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Designer John Broderick has been working with Metallica since 1988, except for a few years when Butch Allen handled some tours while Broderick attended to other duties. The band’s latest world tour, in support of album Death Magnetic, represents Broderick’s return to designing for the heavy metal band that formed in 1981.
The design for the tour includes an in-the-round setup, complete with 2-ton hanging coffins that double as lighting rigs positioned above the stage. “We were heading for an in-the-round design the whole time; we had done it several times before,” says Broderick. Originally planning to include video, band management nixed all the video just three weeks prior to production rehearsals, after fans and critics loved the lighting-only version during some early previews in Europe. “Some reviews actually said the show was refreshing without video,” adds Broderick.
Tweaking the design, Broderick wanted to make the lighting work for every seat in the house. It still had to be a big arena show, but he could expand the lighting outward for coverage without video. “This helped, because the original video was pushing the lighting back anyway to become too much like backlight, which was worrying me.” To ensure it all worked according to plan, Broderick has a regular practice at the beginning of a tour. “We always go to the highest seats to make sure it looks good from everywhere. We watch those people, and we knew for this tour that we actually didn’t even need I-Mag video.”
One element that stayed from the beginning was the coffin motif. Custom-built by Eric Pearce at SGPS Productions in Las Vegas, Broderick designed the coffins—four hanging directly over the stage and four at the corners of the arenas—to echo the album art and to act as a home for the tour’s lighting, both on stage and off. Each over-stage coffin is skinned in patterned aluminum and includes a built-in truss structure so the lights actually retract into the coffins for storage, and no lighting has to be hung. “I didn’t want them literal or goth looking,” says Broderick. “I wanted them modernistic, sleek, and ethereal.”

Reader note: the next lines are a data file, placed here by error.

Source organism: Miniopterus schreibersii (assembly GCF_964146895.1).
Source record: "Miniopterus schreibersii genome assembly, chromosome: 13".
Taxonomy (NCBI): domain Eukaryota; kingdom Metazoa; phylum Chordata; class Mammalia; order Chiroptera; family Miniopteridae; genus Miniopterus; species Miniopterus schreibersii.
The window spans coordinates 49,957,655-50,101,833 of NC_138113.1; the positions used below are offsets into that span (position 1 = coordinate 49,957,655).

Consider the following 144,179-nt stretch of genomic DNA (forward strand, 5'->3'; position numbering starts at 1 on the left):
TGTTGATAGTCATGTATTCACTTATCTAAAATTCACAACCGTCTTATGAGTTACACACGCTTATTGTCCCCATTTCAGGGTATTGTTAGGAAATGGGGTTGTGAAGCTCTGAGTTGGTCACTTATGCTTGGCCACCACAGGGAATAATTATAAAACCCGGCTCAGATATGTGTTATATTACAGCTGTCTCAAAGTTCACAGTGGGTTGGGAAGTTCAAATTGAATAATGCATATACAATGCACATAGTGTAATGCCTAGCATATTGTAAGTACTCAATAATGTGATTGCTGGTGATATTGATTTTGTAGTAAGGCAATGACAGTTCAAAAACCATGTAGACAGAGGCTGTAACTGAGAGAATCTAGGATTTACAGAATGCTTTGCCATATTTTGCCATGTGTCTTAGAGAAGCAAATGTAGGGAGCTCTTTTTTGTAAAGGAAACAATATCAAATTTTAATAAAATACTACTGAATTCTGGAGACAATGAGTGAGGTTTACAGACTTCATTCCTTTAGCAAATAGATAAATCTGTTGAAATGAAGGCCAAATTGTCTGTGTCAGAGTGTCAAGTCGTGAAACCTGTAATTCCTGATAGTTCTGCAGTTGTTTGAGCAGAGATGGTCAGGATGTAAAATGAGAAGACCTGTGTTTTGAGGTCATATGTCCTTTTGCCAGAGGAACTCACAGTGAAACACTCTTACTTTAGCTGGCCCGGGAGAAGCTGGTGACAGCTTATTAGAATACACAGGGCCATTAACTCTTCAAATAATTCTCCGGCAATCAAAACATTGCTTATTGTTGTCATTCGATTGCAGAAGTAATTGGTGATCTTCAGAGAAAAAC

The coffins move, during three songs, on ChainMaster VarioLifts. “When motors and moving trusses started coming out, one thing I always hated was moving trusses just because they had electricity attached to them,” adds Broderick. “These are moved with progressive scariness, first a little, then a little more wacky, and then to the point where it looks unsafe, but it’s all finely controlled.” For most of the show, the coffins are at the same level of the rig, where they can be illuminated or used like set pieces.
Coemar Infinity Wash XL lights—about which Broderick says he particularly likes the moonflower effect and the fact that they have hard-edge features in a soft-edge light—Syncrolite SXB-5/3s, and lasers from Laser Design Productions Inc. are all housed right in the coffins. “I used Syncrolites because, well, they’re Syncrolites, and I needed a big, fat chunky beam from across the arena,” says Broderick.